Olympic players' health in order
© FIFA.com

At the Olympic football competition the incidence of injuries and doping control test results followed the results observed by the FIFA Medical Commission during the last decade. However, the real challenge to the players' health in Beijing was beyond human influence: extreme heat.

The injury recording system developed by the FIFA Medical Assessment and Research Centre F-MARC is since 10 years implemented in all FIFA competitions, providing information on football injuries in order to make prevention more effective. Based on this vast experience, F-MARC and FIFA now supported the IOC in the adoption of this system for the multi-sport event in Beijing, and also analysed the collected data. A preliminary analysis of the football injury recordings by Dr Astrid Junge, Head of F-MARC, showed similar results as at previous Olympic competitions. In women, 2.1 injuries per match were reported and slightly fewer (1.8) in men, mainly due to a lower incidence of mild injuries. Both genders however had comparable rates when only time-loss, indicating more severe, injuries were considered. As generally observed in football, the most frequent injury types were contusions and sprains.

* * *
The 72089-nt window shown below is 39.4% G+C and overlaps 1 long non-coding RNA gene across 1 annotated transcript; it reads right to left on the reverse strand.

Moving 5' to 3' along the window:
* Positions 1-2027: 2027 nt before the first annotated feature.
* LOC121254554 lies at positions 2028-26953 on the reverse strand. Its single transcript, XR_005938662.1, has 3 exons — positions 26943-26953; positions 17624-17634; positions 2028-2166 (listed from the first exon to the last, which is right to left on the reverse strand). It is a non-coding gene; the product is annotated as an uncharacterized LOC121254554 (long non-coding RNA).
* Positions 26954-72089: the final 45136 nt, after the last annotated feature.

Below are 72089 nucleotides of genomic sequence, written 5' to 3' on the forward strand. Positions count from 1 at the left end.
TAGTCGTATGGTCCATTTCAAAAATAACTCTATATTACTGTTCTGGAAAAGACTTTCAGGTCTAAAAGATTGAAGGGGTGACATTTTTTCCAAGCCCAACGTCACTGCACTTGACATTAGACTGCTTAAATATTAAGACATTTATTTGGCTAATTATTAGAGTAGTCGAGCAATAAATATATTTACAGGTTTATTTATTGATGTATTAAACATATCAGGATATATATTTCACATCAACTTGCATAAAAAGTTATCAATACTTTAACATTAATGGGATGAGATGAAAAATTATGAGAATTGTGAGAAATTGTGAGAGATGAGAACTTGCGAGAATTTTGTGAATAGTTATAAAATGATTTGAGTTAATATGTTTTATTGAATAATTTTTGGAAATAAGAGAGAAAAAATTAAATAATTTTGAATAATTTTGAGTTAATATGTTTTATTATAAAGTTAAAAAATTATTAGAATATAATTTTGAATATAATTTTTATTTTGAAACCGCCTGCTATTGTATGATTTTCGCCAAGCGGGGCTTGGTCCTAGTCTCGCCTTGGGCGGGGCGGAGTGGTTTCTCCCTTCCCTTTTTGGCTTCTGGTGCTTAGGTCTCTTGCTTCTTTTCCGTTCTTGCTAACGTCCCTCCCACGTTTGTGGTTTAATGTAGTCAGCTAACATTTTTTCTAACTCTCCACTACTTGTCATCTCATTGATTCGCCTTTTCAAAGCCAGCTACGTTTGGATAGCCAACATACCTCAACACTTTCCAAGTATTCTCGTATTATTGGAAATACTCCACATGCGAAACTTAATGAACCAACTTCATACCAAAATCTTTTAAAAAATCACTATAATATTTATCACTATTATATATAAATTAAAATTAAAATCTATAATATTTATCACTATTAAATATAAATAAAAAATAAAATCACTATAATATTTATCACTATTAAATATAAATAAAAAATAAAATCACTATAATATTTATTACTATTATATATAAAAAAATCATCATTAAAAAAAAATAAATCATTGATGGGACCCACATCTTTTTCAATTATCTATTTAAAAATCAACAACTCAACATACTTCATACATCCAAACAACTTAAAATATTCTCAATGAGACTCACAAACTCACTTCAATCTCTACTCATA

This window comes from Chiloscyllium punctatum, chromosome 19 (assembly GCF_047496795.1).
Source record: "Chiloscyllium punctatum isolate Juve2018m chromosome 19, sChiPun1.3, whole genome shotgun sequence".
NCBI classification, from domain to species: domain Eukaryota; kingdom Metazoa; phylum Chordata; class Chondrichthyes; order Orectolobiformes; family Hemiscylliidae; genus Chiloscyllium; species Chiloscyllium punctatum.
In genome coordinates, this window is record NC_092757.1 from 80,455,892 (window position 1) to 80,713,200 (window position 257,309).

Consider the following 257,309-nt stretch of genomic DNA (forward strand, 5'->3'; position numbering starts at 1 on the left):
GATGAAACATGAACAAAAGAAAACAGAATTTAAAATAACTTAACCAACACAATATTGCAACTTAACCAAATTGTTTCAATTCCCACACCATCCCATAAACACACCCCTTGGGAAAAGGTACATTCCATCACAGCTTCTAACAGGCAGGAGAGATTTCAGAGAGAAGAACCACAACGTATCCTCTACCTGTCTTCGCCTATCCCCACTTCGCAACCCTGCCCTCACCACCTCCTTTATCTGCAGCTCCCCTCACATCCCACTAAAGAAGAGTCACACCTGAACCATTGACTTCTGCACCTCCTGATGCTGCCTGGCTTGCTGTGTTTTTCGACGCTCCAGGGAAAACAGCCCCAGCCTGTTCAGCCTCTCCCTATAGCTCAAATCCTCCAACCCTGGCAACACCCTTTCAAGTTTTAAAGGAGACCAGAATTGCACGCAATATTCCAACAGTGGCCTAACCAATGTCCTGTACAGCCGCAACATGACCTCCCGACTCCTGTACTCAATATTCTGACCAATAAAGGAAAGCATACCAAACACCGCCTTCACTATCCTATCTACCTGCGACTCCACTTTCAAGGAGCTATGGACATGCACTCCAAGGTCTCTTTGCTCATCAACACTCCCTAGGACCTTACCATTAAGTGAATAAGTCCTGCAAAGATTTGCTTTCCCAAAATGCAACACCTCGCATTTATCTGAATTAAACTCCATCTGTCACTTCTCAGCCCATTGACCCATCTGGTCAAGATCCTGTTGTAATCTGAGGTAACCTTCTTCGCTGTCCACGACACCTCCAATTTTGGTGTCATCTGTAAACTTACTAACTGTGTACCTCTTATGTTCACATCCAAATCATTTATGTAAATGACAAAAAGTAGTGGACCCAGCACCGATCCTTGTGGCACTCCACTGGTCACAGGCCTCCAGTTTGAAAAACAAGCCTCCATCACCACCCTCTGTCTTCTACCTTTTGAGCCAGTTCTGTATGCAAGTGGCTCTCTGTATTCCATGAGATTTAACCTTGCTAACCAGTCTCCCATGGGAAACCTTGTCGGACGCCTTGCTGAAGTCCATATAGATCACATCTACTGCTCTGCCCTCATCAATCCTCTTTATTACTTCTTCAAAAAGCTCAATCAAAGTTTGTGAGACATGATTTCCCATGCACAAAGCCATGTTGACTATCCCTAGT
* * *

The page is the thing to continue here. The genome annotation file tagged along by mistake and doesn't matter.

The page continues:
FIFA medical officers supervised and assisted in the sample collection performed by the BOCOG doping control officers at all football matches. Following the routine FIFA procedure, two players per team per match were drawn by lot and had to provide urine samples. In the semi-finals and bronze medal matches, four players were selected per team, and in the final all these players also had to provide blood samples. The 264 urine and 16 blood samples analysed in the WADA-accredited laboratory in Beijing showed all negative results, once more confirming the success of FIFA in keeping the game doping-free.

While these findings brought no surprise for Prof. Jiri Dvorak, FIFA Chief Medical Officer, he had well anticipated that the real health risk for players at this competition was going to be extreme heat. With the final match being played at noon at the National Stadium, precautions had therefore been taken in advance. Medical staff at the sidelines was increased, and cooling devices were provided near the bench and in the locker rooms. With dry air temperatures up to 42 Celsius and Wet Bulb Globe Temperature (an index additionally considering humidity and wind) indicating moderate to high risk as early as 10.00 am, cooling breaks were scheduled at minute 30 and 75 when the risk of heat exhaustion during matches is at its highest. This first ever official intermission of a football match marks another milestone in the continuous effort of FIFA to protect the health of players.